The New Technology: Mesh Feeders

Mesh feeders are a relatively new piece of baby paraphernalia. Most babies are ready to feed themselves small, soft finger foods that melt in the mouth around 7 to 9 months of age. Finger-feeding is a developmental step that depends on (and develops) the fine pincer grasp—which is picking up things between thumb and fingers. Babies should sit in their high chair and be supervised while finger-feeding. Offer small bits of soft foods in small amounts—babies like to chipmunk and put piece after piece in their mouth, sometimes without swallowing in between.

Choking is a very real risk for babies and small children, which is why foods need to be soft and small—no bigger than the diameter of baby’s pinky—and why they should sit and eat under direct supervision. Offer small pieces of ripe banana, peach, healthy dry cereal, steamed vegetables, soft cheese, and cooked pasta. Commercial self-feeding foods are available at a premium. The popular baby “puffs” work out to $24/pound.

Enter the mesh feeder, marketed to reduce the risk of choking.

Before buying and using this product consider:

  • cost
  • materials (most have plastic)
  • ease of cleaning
  • length of use—a few weeks to months

While filling a mesh feeder with frozen banana may be a step above the frozen wash cloth for teething, it replaces developmental finger-feeding and meals. It also makes it tempting to feed your baby on the go, which increases the risk of choking and may lead to eating as soothing and a way to pass the time.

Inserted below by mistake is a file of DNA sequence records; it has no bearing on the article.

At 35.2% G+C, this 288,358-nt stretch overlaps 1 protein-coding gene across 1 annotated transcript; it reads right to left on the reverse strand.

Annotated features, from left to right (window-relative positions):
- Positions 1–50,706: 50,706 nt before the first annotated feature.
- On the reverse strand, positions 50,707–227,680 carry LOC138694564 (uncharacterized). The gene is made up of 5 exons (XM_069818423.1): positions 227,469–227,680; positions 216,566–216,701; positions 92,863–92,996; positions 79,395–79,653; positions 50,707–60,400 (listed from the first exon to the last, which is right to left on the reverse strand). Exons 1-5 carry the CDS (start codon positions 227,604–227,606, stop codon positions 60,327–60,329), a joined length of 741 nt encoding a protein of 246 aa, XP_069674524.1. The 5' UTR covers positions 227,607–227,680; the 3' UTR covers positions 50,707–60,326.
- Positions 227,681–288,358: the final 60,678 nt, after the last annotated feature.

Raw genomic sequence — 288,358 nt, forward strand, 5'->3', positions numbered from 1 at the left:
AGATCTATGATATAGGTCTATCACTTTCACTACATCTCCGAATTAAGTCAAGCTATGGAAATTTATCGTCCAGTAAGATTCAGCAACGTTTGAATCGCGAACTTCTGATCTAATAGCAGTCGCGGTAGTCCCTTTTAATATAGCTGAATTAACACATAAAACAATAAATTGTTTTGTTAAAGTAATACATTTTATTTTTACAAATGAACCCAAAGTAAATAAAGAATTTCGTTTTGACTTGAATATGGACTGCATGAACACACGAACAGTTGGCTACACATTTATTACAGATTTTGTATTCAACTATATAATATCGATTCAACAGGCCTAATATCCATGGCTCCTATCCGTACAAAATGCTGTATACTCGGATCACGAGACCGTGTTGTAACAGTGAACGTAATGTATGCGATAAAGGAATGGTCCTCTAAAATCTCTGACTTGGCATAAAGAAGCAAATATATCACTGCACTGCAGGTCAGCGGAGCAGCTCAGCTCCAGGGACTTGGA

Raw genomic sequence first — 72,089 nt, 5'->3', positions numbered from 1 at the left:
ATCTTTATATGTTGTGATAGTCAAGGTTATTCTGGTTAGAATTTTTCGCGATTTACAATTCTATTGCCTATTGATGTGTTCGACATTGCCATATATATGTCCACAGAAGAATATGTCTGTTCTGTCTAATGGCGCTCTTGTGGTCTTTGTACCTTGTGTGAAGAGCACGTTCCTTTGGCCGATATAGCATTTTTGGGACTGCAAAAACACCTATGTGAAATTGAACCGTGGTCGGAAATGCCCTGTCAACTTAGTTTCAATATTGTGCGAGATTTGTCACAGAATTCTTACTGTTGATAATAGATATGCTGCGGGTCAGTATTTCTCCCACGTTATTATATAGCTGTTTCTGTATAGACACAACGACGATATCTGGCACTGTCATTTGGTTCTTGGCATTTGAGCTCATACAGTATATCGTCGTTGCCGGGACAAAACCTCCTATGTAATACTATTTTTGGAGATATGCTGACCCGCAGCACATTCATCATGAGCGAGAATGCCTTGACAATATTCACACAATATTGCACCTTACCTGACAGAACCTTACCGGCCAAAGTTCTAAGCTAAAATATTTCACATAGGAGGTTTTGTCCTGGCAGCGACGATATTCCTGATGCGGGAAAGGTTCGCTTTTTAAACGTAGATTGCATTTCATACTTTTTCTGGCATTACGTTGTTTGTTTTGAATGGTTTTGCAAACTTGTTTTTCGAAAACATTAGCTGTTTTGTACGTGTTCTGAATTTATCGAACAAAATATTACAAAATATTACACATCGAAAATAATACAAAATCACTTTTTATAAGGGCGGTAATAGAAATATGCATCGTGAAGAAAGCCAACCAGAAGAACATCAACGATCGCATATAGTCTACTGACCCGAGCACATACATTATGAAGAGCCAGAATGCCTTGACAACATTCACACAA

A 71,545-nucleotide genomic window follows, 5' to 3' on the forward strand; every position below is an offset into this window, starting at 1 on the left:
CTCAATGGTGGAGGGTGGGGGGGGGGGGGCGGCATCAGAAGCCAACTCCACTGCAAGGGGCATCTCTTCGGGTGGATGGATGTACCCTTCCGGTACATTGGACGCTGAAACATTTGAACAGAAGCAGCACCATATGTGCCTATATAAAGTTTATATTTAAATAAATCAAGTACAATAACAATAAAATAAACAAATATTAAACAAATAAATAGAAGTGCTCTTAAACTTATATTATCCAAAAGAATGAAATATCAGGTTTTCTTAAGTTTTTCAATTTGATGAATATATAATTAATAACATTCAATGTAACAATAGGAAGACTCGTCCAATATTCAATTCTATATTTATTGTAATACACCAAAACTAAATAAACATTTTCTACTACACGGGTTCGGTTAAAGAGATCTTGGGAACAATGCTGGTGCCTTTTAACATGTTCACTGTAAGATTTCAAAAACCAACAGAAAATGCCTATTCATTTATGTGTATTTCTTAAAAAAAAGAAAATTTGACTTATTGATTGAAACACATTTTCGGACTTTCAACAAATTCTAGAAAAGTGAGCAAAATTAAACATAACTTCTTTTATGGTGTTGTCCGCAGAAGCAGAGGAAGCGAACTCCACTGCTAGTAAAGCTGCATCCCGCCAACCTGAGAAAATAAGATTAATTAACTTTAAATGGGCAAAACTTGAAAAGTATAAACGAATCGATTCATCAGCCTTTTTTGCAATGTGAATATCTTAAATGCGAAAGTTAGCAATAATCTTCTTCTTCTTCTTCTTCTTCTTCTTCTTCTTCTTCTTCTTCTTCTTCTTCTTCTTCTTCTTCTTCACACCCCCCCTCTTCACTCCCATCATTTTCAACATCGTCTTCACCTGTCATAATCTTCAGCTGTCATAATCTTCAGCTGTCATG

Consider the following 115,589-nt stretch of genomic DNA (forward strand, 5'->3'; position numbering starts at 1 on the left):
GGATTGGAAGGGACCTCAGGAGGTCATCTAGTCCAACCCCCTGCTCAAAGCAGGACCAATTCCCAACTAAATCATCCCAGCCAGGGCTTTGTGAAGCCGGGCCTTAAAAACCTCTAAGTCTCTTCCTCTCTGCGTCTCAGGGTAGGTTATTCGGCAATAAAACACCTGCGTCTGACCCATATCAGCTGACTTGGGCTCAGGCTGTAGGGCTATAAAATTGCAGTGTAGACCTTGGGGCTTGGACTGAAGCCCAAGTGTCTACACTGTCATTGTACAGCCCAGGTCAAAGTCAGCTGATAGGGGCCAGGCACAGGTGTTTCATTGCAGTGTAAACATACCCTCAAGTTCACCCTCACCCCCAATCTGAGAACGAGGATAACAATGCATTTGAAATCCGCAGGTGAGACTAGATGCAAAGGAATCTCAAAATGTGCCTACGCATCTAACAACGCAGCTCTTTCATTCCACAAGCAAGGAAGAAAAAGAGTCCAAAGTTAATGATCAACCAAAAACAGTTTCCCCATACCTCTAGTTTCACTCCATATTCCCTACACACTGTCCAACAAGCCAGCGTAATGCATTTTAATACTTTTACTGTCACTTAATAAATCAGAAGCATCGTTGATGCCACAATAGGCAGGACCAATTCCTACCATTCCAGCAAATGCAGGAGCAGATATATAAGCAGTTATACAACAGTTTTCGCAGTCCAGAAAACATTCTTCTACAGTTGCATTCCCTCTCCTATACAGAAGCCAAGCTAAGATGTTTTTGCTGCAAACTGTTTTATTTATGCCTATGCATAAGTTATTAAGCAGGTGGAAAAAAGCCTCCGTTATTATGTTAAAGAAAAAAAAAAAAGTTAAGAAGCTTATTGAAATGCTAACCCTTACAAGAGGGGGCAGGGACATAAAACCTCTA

Everyone loves to feed a baby. Sit and eat with yours. They grow up so fast.

There is more information on solid foods and babies here.

About Lisa M. Asta, MD

Lisa M. Asta, M.D. is board-certified by the American Board of Pediatrics and is a Fellow of the American Academy of Pediatrics, for which she is also a Media Representative (she has been interviewed for “Kids Health” on Health Radio, and quoted in Parenting Magazine, USA Today, and the New York Times, among other publications). She is a Clinical Professor of Pediatrics at the University of California at San Francisco and past pediatric chair at John Muir Medical Center in Walnut Creek. She graduated from Temple University School of Medicine and the Johns Hopkins University. Dr. Asta is also a writer whose fiction has appeared in Inkwell, Philadelphia Stories, Schuylkill, and Zeniada. Her essays have appeared in the Journal of the American Medical Association, Hippocrates, the San Jose Mercury News, and The New Physician Magazine. She is an occasional contributor to KQED public radio’s Perspectives series, and has written articles for Bay Area Parent, Valley Parent, Parents’ Press, and Parents Express, as well as online at,, and She wrote a chapter in The Field Guide to the Normal Newborn, ed. Gary Emmet, M.D. currently has two how-to videos for parents in production which feature Dr. Asta. For more on Dr. Asta’s writing, visit
This entry was posted in 101, Babies!, Nutrition, Pediatric Bits, Simply Safe and tagged , , , , , , , , , , , . Bookmark the permalink.

Leave a Reply

Fill in your details below or click an icon to log in: Logo

You are commenting using your account. Log Out /  Change )

Google photo

You are commenting using your Google account. Log Out /  Change )

Twitter picture

You are commenting using your Twitter account. Log Out /  Change )

Facebook photo

You are commenting using your Facebook account. Log Out /  Change )

Connecting to %s